Hello, I’m Erika Brechtel of small shop! I am by trade a graphic designer; by education, an art historian and interior designer. So I thought it might be fun for La Dolce Vita readers to take advantage of my past schooling and get quick “lessons” every now and then on a little historical background in matters of art, furniture, decorative arts, etc. but in the context of modern design! Fun, right? Today’s brush-up: what is the difference between a Louis XIV, Louis XV and Louis XVI chair? Let’s take the ever-popular (and a fave of mine!) Louis Ghost Chair by designer Philippe Starck for Kartell. Recognize it? We all know and still love it.
Perhaps you know, perhaps you don’t and are thrilled to learn that this chair is a modern interpretation of a French chair typical of the Neoclassical period of Louis XVI’s reign (1774 – 1791):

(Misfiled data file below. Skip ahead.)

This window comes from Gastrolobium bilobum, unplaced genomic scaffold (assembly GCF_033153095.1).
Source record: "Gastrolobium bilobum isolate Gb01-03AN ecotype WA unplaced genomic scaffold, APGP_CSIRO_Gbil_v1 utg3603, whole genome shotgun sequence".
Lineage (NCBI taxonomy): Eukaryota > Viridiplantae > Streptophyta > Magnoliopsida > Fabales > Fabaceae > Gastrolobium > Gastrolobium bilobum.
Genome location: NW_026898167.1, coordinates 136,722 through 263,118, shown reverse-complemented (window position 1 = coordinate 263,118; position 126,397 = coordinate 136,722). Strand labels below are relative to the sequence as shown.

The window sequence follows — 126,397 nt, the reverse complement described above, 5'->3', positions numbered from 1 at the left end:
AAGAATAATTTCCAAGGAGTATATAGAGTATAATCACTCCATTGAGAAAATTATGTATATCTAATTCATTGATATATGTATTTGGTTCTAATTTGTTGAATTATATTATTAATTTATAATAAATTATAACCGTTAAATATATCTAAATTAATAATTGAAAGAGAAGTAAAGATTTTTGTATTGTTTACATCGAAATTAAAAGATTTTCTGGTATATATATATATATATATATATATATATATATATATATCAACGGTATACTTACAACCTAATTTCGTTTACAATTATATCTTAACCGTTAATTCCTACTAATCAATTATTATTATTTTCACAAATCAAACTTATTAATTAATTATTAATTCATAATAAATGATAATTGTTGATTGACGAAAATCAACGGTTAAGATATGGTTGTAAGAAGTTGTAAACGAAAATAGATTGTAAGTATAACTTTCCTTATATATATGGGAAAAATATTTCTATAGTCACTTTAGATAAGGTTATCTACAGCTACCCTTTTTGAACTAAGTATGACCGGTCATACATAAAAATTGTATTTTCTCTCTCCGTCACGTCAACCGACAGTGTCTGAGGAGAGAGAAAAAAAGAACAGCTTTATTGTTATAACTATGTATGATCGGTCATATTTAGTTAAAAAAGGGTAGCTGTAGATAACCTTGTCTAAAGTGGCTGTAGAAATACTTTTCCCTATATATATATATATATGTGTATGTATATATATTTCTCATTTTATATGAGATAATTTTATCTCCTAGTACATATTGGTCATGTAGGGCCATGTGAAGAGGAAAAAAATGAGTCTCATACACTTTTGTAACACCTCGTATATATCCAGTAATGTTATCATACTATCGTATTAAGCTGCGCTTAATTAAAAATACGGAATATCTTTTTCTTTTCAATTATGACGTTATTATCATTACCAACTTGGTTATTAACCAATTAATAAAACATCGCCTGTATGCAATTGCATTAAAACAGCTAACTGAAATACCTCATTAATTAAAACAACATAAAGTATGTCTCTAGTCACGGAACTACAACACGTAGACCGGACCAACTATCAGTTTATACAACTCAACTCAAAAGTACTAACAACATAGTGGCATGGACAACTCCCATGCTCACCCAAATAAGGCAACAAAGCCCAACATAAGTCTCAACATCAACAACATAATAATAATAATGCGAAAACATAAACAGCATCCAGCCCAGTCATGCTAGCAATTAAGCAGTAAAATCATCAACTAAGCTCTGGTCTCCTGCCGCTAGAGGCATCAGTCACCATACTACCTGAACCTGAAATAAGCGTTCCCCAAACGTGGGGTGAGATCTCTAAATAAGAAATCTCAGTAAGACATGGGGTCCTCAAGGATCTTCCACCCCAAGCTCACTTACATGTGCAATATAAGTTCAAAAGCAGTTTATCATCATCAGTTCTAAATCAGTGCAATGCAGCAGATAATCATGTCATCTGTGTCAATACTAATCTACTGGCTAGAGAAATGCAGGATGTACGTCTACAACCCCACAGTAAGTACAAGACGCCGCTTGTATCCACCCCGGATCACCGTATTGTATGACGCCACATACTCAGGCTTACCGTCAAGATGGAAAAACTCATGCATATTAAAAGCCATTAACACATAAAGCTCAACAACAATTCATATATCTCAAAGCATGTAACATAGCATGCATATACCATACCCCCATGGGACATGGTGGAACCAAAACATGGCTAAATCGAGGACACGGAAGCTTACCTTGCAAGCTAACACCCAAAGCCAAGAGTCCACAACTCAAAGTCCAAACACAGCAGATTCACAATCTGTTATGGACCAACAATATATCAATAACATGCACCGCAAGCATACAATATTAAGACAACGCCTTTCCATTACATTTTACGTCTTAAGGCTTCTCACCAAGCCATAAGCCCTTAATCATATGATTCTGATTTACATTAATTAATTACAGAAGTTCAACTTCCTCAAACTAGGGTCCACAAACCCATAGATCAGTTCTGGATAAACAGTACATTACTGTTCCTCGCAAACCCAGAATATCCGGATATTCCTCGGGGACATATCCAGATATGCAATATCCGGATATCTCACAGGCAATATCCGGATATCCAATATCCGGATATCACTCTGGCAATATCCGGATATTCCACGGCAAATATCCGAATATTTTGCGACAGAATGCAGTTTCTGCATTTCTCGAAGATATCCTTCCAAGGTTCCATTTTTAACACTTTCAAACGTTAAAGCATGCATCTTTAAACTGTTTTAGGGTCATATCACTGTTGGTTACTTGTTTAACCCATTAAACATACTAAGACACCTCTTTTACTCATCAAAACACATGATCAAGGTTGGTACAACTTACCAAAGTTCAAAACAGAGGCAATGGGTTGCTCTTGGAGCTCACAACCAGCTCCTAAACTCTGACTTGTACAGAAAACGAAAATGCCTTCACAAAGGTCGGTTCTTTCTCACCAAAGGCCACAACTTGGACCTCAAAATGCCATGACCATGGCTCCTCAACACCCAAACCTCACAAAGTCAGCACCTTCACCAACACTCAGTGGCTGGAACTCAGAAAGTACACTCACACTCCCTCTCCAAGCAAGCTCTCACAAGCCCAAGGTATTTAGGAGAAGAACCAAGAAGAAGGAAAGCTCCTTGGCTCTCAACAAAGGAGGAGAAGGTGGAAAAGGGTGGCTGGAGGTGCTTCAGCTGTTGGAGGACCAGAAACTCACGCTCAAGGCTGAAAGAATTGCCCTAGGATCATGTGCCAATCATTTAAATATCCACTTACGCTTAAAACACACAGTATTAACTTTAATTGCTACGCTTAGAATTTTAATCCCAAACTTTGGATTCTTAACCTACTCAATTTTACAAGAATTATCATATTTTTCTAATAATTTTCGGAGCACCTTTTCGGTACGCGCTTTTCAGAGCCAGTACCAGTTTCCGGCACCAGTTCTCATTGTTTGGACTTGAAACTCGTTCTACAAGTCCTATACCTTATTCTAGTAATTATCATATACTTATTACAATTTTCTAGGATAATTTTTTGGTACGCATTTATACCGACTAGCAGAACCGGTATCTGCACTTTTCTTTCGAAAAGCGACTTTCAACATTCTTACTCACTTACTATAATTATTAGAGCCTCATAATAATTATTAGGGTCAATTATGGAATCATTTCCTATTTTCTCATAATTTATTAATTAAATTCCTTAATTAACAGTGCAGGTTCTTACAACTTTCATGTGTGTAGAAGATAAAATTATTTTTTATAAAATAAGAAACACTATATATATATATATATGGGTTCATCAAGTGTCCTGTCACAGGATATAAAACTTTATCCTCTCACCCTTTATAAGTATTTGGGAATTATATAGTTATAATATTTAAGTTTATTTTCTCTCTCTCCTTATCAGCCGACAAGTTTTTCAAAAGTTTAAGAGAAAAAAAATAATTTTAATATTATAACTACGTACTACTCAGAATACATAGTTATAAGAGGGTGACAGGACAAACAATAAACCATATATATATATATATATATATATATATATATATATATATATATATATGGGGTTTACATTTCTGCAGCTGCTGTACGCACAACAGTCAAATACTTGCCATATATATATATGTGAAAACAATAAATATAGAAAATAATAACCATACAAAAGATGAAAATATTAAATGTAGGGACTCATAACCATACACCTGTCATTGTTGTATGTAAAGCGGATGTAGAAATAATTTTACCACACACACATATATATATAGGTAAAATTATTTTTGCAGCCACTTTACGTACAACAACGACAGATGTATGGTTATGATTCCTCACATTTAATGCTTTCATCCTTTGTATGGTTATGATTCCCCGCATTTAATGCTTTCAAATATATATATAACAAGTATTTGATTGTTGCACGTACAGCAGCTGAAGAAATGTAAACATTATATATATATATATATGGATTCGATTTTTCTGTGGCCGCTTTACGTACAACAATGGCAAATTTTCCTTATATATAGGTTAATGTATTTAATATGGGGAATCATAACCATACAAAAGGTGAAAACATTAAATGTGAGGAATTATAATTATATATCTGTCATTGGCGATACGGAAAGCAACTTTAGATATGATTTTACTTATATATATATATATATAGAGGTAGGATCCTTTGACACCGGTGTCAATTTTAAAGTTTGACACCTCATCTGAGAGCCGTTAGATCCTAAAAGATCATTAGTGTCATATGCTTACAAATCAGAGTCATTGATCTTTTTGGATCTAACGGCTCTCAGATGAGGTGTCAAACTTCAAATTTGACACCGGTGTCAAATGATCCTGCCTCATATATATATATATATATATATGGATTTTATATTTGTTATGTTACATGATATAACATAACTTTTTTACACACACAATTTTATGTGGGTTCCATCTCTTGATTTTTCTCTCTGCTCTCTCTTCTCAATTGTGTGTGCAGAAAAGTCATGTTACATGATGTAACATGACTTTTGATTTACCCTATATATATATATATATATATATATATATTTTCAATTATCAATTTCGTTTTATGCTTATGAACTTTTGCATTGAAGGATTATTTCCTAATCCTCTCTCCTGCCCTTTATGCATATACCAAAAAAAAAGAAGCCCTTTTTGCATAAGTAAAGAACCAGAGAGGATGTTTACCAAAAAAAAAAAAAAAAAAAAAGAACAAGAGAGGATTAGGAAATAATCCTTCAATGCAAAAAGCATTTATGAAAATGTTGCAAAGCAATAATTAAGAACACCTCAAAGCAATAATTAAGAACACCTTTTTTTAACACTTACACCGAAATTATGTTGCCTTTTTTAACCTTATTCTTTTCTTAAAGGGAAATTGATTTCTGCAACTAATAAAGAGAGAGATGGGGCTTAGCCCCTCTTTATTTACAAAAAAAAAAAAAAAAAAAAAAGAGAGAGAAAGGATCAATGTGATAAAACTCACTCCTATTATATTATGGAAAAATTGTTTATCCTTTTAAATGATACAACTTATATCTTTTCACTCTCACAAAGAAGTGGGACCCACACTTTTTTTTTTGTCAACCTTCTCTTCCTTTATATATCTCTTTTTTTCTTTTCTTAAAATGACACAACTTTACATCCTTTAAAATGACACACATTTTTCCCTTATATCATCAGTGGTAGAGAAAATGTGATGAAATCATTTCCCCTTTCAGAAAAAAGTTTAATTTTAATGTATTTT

The Neoclassical period took its cues from Greek and Roman symmetry and classic geometries, but was also in direct response to the ornately curvilinear and overtly feminine Rococo silhouettes of the previous period (Louis XV’s reign, 1715-1774). You know that sexy S-curve “cabriole” leg, those super fancy and flourished pieces, often with shells and foliage? All of that is Rococo. These softer lines, and lighter fabrics and colors, were in turn a direct response to the heavier fabrics and imposing forms of the previous Baroque period during — you guessed it — Louis XIV’s reign (a.k.a. the “Versailles” Louis). Got all that? If not, here’s a (very) simplified chart to keep it all straight and help you quickly identify the characteristics:
What comes next? Directoire (post-French Revolution) and Empire (Napoleon’s era), but we can get into that another time! (See this is fun, right?) So whether you are a professional or a hobbyist: drop some knowledge on your colleagues and clients, or just have something to think about next time you see a certain room or piece of furniture. I hope you will use it as you wish, and enjoy!